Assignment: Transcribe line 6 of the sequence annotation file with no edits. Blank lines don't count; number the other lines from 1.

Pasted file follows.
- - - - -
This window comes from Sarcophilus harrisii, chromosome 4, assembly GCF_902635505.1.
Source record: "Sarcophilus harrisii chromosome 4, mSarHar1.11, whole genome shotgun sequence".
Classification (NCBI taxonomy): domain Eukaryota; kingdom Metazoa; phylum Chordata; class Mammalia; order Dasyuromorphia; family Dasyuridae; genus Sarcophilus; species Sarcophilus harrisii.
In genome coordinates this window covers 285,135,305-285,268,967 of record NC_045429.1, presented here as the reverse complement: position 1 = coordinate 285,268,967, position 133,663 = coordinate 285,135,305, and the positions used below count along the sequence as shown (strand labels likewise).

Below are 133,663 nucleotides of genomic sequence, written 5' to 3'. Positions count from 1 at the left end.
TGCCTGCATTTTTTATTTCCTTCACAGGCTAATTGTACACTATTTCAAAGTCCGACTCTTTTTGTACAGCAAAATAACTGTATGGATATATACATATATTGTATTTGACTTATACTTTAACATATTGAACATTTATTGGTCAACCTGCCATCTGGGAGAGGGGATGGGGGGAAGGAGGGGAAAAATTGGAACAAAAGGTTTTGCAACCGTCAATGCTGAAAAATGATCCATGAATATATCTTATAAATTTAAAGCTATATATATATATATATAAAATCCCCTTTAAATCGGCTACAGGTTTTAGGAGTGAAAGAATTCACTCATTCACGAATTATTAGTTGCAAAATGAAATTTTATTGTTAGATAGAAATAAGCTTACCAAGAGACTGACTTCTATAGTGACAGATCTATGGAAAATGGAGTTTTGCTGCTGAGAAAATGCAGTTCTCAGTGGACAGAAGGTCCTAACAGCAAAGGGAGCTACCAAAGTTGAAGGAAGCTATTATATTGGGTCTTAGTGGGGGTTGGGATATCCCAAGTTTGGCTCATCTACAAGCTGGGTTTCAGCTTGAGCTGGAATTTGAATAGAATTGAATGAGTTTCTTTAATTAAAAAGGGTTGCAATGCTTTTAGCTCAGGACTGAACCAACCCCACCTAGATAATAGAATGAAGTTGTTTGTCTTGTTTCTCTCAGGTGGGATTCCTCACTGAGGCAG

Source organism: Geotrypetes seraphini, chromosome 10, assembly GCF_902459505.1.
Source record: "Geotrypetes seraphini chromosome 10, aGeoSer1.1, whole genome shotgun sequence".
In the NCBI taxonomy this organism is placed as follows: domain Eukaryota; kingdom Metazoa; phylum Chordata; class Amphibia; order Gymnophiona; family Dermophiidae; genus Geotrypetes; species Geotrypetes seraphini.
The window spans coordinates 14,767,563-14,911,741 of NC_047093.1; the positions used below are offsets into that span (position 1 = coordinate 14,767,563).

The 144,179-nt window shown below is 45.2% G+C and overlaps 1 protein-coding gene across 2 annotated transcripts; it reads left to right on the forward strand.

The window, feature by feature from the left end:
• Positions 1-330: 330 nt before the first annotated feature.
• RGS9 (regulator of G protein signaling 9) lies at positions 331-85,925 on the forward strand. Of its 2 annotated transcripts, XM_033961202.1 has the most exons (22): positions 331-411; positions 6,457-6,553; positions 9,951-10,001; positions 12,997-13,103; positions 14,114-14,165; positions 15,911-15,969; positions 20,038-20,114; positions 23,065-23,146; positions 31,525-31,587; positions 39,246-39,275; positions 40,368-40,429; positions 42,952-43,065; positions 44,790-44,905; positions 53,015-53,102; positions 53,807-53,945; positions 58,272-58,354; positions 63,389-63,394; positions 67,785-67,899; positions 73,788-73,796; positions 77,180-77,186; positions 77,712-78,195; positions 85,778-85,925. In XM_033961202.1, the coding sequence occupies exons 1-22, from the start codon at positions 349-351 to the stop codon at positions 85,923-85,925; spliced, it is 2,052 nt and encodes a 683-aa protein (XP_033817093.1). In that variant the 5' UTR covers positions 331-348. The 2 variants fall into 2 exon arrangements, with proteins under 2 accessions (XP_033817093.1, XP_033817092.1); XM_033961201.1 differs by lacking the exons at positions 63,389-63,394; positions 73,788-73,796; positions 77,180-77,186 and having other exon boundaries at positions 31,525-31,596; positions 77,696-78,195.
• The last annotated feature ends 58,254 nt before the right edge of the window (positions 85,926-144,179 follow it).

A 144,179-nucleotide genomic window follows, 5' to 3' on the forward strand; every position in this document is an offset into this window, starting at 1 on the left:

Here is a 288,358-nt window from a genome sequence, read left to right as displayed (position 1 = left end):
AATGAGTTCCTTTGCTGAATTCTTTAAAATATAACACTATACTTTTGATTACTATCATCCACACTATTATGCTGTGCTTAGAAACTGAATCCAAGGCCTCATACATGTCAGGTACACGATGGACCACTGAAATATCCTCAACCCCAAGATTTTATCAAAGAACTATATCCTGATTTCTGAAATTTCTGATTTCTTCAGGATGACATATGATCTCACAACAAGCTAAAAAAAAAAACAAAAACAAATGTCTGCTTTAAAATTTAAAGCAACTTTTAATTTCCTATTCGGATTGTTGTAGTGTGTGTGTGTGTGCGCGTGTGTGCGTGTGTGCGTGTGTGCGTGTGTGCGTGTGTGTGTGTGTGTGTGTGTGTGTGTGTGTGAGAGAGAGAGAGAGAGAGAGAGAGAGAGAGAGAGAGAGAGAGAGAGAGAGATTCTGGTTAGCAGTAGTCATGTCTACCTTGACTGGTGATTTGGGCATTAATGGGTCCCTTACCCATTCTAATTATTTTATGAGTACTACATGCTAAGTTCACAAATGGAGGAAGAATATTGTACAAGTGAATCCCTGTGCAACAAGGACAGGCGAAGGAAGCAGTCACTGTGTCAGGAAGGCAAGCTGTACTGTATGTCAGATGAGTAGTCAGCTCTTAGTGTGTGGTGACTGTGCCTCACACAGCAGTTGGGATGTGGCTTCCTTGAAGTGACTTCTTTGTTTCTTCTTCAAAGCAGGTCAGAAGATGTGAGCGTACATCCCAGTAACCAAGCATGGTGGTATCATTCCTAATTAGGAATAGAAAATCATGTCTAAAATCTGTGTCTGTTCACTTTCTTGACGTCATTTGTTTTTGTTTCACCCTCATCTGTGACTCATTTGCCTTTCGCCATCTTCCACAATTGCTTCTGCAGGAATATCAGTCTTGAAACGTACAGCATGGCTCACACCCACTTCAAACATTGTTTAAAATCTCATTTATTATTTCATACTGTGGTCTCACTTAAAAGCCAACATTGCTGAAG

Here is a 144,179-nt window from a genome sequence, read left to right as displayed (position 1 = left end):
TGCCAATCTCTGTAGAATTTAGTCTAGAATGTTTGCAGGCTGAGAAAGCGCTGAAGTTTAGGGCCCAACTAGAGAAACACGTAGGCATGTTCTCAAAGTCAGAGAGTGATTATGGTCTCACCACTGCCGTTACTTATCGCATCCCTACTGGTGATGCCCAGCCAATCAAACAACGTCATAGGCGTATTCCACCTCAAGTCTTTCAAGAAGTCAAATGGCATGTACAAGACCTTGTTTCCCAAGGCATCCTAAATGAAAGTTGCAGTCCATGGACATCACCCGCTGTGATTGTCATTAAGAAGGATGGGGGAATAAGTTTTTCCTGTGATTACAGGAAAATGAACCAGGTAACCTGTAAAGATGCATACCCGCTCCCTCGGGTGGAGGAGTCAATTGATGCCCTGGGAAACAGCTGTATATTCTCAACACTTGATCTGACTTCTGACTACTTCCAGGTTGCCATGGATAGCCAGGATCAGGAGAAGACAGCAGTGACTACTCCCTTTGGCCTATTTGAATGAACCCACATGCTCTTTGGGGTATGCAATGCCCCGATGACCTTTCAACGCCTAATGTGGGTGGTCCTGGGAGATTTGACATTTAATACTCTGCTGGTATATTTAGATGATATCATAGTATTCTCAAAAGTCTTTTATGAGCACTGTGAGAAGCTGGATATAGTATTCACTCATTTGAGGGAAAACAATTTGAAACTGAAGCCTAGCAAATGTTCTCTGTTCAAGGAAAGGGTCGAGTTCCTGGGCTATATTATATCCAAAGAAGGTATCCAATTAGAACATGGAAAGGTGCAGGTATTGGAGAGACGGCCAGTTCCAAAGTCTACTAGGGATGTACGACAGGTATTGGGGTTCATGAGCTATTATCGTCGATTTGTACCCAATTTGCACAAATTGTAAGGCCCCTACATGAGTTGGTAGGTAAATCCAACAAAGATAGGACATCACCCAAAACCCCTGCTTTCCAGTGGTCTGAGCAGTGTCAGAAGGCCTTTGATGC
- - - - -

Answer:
TGCCTGCATTTTTTATTTCCTTCACAGGCTAATTGTACACTATTTCAAAGTCCGACTCTTTTTGTACAGCAAAATAACTGTATGGATATATACATATATTGTATTTGACTTATACTTTAACATATTGAACATTTATTGGTCAACCTGCCATCTGGGAGAGGGGATGGGGGGAAGGAGGGGAAAAATTGGAACAAAAGGTTTTGCAACCGTCAATGCTGAAAAATGATCCATGAATATATCTTATAAATTTAAAGCTATATATATATATATATAAAATCCCCTTTAAATCGGCTACAGGTTTTAGGAGTGAAAGAATTCACTCATTCACGAATTATTAGTTGCAAAATGAAATTTTATTGTTAGATAGAAATAAGCTTACCAAGAGACTGACTTCTATAGTGACAGATCTATGGAAAATGGAGTTTTGCTGCTGAGAAAATGCAGTTCTCAGTGGACAGAAGGTCCTAACAGCAAAGGGAGCTACCAAAGTTGAAGGAAGCTATTATATTGGGTCTTAGTGGGGGTTGGGATATCCCAAGTTTGGCTCATCTACAAGCTGGGTTTCAGCTTGAGCTGGAATTTGAATAGAATTGAATGAGTTTCTTTAATTAAAAAGGGTTGCAATGCTTTTAGCTCAGGACTGAACCAACCCCACCTAGATAATAGAATGAAGTTGTTTGTCTTGTTTCTCTCAGGTGGGATTCCTCACTGAGGCAG